For the Love of Dogs: SiliDog Marries Innovation With Philanthropy

This is Bentley. He inspired founder Mickey Lickstein to start SiliDog.
This is Bentley. He inspired founder Mickey Lickstein to start SiliDog.
Mikey Lickstein

Great ideas are often so simple; it’s a wonder they haven’t been done. So it goes with SiliDog, the south Florida startup bringing pet tags into the modern era.

SiliDog tags are brighter, more durable, and more customizable than traditional dog tags. Plus, every design supports a different charitable cause. They come with a lifetime warranty, given that they’ll never wear out or scratch, and best of all, they’re silent as a stalking cat. How? They’re the only tags on the market made from silicone, and we bet you’re banging your head on the wall.

It wasn’t your idea, but you can still be a part of the movement. The young company has sold about 5,000 tags in its first five months but still wants to do better. SiliDog launched a Kickstarter to raise some funds and get direct customer input on what shapes you want next and what charities you’d like to support, all while offering an improved glow-in-the-dark model at a discounted early-adopter price.

“Everything is run out of my parent’s garage,” says SiliDog’s 24-year-old founder Mikey Lickstein. “Employee numero uno is my mom. She sits up with me every single night.”

“We’re 100 percent self-funded, no help at all,” says Lockstein’s best friend and SiliDog designer Mathew Kaplan. “It’s been all organic growth, the most advertising we’ve done is a $50 bump on a Facebook post. It’s 100 percent pure word of mouth, people sharing us on Facebook, and us going out.”

It’s a business, but it’s really a labor of love, and like any great love story, there’s a touching origin.

It all started when Lickstein was a freshman at the University of Florida. He studied accounting and entrepreneurship while working at the Humane Society and fostering neglected dogs. One day, he got a call from friends on their way back north after Thanksgiving break. They’d seen a pickup truck pull over on I-75 and kick out a young mutt. The sight broke their hearts, so they called Lickstein knowing he’d give the pup a good home.

“He was beaten, abused, and cut up all over,” Lickstein says. “He was scared of me. I’d come home from school or partying, and he’d stay in the corner. He didn’t trust people.”

With a lot of love and patience, Bentley the mutt warmed up to his new friend, and soon they were cuddling up and having lots of fun. But Bentley, due to his injuries, was scratching incessantly. The noise of his tags became a nuisance, and more importantly, the info was being scratched off faster than Lickstein could afford.

“This free dog was costing me $60 in dog tags in one month,” he says. “I figured, there’s got to be a better solution.”

Lickstein found that solution while handling a silicone phone case. He contacted Kaplan out at the University of Colorado in Boulder, and together, they designed the start of the SiliDog. Lickstein’s mentors at college helped with the patent and business plan, and once he was sure nothing like SiliDog existed, it was time for beta launch.

A good round of testing saw full-scale launch at the start of 2015, and to date, SiliDog are making families happy in all 50 states and in 15 countries worldwide.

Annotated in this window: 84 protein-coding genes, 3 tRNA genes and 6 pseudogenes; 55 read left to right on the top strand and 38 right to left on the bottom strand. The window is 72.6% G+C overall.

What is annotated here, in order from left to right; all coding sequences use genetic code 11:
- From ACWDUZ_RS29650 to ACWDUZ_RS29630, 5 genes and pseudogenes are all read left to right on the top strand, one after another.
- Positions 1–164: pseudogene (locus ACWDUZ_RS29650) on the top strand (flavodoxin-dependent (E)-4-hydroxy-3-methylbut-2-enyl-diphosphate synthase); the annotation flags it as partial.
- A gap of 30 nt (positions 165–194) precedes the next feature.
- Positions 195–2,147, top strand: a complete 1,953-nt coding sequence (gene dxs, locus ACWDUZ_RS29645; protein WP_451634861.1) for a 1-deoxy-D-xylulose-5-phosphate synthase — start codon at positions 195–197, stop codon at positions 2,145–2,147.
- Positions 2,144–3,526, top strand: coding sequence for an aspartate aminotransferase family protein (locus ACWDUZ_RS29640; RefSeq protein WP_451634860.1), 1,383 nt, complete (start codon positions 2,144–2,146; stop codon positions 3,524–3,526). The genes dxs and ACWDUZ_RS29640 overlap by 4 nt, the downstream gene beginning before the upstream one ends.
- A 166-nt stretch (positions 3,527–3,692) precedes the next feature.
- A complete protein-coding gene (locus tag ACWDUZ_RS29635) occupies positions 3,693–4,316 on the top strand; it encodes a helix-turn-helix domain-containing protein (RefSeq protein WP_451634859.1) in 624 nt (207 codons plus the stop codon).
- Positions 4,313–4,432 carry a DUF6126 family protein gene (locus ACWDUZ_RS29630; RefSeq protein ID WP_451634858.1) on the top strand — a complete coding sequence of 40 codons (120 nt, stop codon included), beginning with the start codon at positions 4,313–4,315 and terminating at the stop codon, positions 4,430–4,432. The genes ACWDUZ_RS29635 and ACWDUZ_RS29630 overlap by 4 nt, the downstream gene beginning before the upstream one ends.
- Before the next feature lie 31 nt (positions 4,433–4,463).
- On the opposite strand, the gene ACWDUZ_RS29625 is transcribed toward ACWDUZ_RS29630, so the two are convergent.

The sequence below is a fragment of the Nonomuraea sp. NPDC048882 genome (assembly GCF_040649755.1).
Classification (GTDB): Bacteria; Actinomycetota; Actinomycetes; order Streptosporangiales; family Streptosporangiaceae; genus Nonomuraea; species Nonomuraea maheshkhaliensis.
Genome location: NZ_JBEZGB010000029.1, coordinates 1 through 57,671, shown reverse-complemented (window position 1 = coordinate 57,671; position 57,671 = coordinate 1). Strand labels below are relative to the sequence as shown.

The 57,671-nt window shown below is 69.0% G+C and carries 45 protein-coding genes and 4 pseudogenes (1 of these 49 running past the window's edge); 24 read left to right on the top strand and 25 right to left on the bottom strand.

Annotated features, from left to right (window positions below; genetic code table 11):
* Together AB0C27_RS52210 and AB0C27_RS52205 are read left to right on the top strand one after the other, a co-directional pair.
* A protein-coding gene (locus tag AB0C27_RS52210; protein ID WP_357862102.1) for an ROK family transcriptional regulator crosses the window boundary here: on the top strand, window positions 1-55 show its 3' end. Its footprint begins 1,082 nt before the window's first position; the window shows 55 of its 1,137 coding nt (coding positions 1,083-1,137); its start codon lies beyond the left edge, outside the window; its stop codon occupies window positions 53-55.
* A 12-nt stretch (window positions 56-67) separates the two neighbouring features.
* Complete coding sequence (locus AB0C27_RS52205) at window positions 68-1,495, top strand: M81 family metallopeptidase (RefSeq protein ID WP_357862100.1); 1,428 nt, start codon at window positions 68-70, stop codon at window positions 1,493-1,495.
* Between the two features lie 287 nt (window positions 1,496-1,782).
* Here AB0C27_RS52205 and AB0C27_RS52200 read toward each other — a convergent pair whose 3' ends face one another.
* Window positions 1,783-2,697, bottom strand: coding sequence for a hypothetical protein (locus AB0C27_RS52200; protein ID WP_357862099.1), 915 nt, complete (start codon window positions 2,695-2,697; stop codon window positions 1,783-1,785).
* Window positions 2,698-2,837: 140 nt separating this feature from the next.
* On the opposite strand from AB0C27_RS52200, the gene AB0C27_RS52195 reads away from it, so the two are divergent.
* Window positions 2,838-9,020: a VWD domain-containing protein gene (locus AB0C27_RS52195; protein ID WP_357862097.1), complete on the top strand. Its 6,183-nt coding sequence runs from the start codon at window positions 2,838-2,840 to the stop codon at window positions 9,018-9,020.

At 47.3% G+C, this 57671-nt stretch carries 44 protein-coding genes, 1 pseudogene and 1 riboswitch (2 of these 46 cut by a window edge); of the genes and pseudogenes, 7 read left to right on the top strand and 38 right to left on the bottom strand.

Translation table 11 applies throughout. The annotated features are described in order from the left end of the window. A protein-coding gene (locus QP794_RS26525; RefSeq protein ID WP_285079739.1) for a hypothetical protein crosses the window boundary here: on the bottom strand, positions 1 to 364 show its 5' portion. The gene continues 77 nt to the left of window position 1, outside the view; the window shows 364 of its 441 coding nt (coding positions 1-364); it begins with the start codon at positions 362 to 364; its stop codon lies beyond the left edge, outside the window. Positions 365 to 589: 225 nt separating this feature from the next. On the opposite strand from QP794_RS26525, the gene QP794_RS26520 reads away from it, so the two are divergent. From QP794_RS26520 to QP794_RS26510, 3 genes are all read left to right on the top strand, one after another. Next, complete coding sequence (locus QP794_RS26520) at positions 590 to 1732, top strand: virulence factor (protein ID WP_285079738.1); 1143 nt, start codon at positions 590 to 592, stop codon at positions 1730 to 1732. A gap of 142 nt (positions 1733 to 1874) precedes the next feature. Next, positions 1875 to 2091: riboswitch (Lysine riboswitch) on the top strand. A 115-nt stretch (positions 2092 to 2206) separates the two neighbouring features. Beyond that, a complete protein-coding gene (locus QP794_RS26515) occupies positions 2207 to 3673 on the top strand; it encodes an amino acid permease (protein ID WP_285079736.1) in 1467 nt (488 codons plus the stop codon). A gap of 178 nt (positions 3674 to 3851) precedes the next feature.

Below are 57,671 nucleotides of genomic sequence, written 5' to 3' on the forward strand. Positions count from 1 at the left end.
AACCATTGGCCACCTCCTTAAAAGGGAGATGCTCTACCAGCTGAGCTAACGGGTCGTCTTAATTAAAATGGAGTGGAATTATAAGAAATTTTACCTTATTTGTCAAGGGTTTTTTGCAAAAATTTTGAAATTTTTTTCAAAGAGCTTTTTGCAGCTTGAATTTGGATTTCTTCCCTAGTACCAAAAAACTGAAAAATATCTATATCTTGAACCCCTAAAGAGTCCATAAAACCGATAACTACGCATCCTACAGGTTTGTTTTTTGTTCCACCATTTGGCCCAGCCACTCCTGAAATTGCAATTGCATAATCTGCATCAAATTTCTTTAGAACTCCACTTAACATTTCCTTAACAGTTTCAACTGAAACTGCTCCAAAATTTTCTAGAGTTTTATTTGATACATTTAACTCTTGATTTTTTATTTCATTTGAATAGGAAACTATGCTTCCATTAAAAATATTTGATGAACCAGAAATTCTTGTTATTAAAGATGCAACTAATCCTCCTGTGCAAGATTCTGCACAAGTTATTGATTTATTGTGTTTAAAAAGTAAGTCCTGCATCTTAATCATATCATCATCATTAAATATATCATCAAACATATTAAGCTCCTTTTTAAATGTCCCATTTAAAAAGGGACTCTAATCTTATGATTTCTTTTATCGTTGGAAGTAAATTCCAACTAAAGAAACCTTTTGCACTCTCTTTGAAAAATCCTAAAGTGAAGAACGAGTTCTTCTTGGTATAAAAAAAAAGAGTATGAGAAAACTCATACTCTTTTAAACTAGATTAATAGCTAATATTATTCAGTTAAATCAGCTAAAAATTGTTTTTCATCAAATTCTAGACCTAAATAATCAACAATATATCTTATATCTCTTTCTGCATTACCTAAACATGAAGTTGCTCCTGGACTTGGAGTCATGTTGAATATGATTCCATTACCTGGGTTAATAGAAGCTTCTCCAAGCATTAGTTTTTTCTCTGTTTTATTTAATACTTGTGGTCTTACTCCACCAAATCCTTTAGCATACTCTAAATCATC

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“I really had no idea what it really could be, I just wanted to help a friend,” Kaplan says. “It’s just kept growing, and it keeps getting more and more exciting. We feel like we have so much potential because we’ve grown so big with so little.”

Maybe part of that success is the warm fuzzy feeling Silifans get every time they purchase a SiliDog tag. You know your money isn’t just lining the pockets of a couple kids. SiliDog spreads the love by donating a portion of every sale to a different cause.

Pink hearts go to breast cancer research through the Susan G. Komen Foundation. Red fire hydrants support public safety organizations and help raise money for service dogs with fire departments and police. Profits from blue bone sales go toward animal welfare associations, and the classic white circles help fund Lickstein and Kaplan’s own non-profit providing special needs adults with animal therapy sessions, a cause close to both men’s hearts and families.

This is what the SiliDog tags look like.
This is what the SiliDog tags look like.
Mikey Lickstein

With the Kickstarter, SiliDog unrolls a new design taking into account its customers needs and wants. They flipped the tag 90 degrees so as to lay flat. They’ve made the silicone more durable than ever, and there’s a new line of glow-in-the-dark tags so you can see your pet in any environment.

Just as much, the Kickstarter is a way for SiliDog to crowd-source ideas for new shapes, colors, and charitable efforts that the SiliDog user wants to see.

“We just want to hear back, because we’ve heard a million ideas from silly stuff like squirrel tails to basketballs,” Lickstein says. “We’ve seen people want multiple tags for their dogs, too. We’re thinking, OK, if people are going to buy them frequently, we can make seasonal tags like pumpkins, Christmas trees, and Jewish stars — make them collectible.”

There have also been offers from different collegiate groups and companies looking to get SiliDog tags in the shape of their logo, so licensing may be in the near future. For now, SiliDog is focused on closing the Kickstarter at their goal of $10,000. That would give them the chance to roll out new shapes and colors without sweating the details. They’ve raised 80 percent to date, and there’s still 10 days left. The ball’s in your court.

Support SiliDog through Kickstarter or visit the website at silidog.com.


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